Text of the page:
Circumcision Is Seen As Necessary For The Individual To Gain Gender…
In Dogon thought, Male and Females are born with both sexual components. The clitoris is considered Male, while the foreskin is considered Female. – Originally, for the Dogon, man was endowed with a dual soul, and circumcision eliminates the superfluous one. Rites of circumcision thus allow each sex to assume its proper physical identity.
Most men, however, have only one wife, and it is rare for a man to have more than two wives. Formally, wives join their husband’s household only after the birth of their first child. After having children, divorce is a rare and serious matter, and it requires the participation of the whole village.
The religious beliefs of the Dogon are enormously complex and knowledge of them varies greatly within Dogon society. Dogon religion is defined primarily through the Worship of the Ancestors and the spirits whom they encountered as they slowly migrated from their obscure Ancestral homelands to the Bandiagara cliffs.
*** Three Principal Cults: Awa – Lebe – Binu ***
The Awa is a Cult of the Dead – whose purpose is to reorder the spiritual forces disturbed by the death of Nommo, a mythological Ancestor of great importance to the Dogon. Members of the Awa cult dance with ornate carved and painted masks during both funeral and death anniversary ceremonies. There are 78 different types of ritual masks among the Dogon and their iconographic messages go beyond the aesthetic, into the realm of religion and philosophy.The primary purpose of Awa dance ceremonies is to lead souls of the deceased to their final resting place in the family altars and to consecrate their passage to the ranks of the Ancestors.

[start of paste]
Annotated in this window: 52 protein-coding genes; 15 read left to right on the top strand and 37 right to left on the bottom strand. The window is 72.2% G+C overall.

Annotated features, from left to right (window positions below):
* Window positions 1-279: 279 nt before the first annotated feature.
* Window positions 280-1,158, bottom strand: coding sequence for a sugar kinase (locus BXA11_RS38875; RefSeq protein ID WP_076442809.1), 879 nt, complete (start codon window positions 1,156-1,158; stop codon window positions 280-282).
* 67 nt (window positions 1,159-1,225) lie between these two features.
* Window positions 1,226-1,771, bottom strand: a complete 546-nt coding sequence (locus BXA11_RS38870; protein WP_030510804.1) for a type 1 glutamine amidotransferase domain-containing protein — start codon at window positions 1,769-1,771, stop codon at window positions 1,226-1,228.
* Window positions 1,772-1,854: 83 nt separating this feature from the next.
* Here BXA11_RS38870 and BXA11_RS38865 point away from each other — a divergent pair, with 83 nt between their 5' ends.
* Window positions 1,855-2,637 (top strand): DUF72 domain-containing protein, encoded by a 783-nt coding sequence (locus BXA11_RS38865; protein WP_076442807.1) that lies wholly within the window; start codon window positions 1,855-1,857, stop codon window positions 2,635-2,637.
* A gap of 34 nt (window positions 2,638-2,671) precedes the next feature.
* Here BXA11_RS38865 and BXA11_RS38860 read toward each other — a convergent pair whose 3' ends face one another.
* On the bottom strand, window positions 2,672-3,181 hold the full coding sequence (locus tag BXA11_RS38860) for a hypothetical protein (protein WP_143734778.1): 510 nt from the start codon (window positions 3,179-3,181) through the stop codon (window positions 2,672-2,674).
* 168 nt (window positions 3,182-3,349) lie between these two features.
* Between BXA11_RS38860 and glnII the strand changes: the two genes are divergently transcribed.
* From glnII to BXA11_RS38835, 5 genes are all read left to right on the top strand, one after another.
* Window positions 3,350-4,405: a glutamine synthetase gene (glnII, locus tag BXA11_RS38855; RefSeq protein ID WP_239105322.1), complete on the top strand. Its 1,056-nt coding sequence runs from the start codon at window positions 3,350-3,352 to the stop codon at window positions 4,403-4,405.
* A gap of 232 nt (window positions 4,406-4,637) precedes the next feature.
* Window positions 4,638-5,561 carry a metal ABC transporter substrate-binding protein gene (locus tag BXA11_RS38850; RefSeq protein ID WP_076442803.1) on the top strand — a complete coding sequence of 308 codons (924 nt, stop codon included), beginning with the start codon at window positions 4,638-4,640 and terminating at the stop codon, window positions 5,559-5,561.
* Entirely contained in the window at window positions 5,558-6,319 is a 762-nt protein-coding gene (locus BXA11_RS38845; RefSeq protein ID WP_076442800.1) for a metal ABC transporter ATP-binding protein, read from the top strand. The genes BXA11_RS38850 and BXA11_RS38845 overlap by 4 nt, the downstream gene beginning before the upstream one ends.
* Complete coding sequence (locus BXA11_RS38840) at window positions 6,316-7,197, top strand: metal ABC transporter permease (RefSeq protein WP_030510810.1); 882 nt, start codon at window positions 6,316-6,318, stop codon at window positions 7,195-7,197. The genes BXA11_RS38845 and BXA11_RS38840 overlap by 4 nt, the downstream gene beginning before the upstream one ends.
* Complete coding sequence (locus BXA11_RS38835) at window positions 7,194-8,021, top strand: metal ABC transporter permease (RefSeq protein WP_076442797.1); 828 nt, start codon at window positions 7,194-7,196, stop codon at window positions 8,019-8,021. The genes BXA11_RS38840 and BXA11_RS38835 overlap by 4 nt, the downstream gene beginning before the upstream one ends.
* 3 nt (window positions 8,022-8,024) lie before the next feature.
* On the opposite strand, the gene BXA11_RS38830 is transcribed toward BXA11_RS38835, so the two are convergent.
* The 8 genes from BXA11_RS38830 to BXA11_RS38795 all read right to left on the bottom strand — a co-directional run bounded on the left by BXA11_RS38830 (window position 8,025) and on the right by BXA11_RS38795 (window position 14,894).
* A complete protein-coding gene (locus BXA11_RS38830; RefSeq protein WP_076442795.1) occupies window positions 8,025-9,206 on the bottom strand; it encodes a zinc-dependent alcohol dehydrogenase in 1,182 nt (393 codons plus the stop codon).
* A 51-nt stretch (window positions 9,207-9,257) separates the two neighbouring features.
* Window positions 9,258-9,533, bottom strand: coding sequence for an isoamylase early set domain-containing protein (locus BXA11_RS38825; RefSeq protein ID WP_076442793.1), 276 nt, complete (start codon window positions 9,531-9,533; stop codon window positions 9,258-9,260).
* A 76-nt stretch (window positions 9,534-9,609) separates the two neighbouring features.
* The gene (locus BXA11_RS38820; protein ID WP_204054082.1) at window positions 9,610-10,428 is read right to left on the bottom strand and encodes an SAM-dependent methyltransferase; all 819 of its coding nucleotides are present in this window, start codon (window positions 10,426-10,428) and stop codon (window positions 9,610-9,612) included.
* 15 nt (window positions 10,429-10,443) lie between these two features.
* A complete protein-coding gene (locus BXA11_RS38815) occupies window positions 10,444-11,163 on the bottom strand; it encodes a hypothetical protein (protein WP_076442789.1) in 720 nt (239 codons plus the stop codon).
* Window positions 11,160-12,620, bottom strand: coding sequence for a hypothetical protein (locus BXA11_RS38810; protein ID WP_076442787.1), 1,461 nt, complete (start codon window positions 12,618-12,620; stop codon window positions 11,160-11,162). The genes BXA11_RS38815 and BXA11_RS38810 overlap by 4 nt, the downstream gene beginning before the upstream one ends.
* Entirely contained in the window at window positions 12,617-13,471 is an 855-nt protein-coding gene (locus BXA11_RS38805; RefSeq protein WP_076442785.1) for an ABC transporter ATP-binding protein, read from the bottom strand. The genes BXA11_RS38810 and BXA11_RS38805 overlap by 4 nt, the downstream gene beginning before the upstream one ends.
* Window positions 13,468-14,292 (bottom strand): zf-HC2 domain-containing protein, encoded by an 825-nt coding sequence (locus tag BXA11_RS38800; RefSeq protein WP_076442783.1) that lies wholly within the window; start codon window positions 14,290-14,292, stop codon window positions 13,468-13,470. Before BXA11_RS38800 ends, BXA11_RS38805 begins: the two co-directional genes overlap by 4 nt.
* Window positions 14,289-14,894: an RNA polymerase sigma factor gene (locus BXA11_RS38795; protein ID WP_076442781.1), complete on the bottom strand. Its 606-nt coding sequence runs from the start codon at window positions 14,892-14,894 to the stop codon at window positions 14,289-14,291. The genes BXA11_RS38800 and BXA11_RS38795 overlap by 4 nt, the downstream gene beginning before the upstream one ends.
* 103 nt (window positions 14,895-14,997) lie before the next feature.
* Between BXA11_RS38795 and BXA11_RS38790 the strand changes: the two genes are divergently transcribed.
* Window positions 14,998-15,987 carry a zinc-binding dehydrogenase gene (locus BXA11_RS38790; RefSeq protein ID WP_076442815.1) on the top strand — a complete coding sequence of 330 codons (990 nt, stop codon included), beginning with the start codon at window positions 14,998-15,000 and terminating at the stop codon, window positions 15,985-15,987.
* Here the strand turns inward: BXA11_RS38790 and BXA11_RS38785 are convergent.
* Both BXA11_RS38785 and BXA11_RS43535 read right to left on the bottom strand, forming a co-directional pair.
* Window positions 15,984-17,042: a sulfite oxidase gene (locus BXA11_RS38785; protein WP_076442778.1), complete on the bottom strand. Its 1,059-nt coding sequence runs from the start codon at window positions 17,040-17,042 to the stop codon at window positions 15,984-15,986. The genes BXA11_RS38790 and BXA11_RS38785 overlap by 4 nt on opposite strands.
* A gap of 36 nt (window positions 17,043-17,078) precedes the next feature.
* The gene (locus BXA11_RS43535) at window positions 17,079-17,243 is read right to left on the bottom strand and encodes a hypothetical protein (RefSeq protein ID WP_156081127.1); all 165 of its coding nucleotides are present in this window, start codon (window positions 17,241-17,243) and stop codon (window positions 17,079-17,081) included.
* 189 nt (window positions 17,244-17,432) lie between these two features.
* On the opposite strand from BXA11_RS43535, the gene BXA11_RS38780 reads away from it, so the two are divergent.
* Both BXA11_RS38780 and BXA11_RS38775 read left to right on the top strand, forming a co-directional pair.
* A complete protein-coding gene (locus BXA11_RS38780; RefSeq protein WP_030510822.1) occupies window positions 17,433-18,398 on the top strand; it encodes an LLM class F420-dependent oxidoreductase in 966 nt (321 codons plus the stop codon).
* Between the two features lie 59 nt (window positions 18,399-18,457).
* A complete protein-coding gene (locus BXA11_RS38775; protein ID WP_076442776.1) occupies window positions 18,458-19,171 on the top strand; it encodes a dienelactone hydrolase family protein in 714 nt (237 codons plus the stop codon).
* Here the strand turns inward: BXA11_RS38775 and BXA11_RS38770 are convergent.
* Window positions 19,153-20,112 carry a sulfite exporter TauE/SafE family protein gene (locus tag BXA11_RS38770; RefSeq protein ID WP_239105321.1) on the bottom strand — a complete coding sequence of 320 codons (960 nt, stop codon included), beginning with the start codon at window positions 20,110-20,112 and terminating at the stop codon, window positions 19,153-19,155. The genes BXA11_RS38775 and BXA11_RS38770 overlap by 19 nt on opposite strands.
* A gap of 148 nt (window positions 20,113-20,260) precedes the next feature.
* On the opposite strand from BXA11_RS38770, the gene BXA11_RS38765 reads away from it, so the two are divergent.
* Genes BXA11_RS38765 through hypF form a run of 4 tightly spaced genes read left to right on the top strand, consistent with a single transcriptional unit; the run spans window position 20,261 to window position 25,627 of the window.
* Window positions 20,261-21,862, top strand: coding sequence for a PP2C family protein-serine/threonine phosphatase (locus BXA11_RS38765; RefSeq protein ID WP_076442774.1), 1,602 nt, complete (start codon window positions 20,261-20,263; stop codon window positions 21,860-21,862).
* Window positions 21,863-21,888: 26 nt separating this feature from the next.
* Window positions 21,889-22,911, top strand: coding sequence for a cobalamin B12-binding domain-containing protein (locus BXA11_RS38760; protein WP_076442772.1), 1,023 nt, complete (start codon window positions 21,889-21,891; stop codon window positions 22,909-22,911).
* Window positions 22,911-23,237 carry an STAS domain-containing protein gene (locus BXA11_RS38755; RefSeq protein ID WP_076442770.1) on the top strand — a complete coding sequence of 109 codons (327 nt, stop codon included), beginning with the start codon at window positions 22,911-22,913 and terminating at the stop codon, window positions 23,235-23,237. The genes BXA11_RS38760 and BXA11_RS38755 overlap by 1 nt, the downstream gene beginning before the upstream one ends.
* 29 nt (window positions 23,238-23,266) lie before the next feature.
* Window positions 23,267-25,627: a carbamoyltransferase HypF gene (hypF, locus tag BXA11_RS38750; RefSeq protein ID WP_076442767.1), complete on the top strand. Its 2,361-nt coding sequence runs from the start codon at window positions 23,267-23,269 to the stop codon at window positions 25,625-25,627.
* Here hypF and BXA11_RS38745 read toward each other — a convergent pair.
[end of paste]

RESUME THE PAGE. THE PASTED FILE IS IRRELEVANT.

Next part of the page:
The cult of Lebe – Earth God, is primarily concerned with the agricultural cycle and its chief priest is called a Hogon. All Dogon villages have a Lebe shrine whose altars have bits of Earth incorporated into them to encourage the continued fertility of the land. According to Dogon beliefs, the God Lebe visits the Hogons every night in the form of a serpent and licks their skins in order to purify them and infuse them with life force. The Hogons are responsible for guarding the purity of the soil and therefore officiate at many agricultural ceremonies.
The cult of Binu is a totemic practice and it has complex associations with the Dogon’s sacred places used for Ancestor Worship, Spirit communication and agricultural sacrifices. Major Dogon sacred sites were related to episodes in the Dogon myth of the creation of the world, in particular to a deity named Nommo. Binu shrines house spirits of mythic ancestors who lived in the legendary era before the appearance of death among mankind. Binu spirits often make themselves known to their descendants in the form of an animal that interceded on behalf of the clan during its founding or migration, thus becoming the clan’s totem.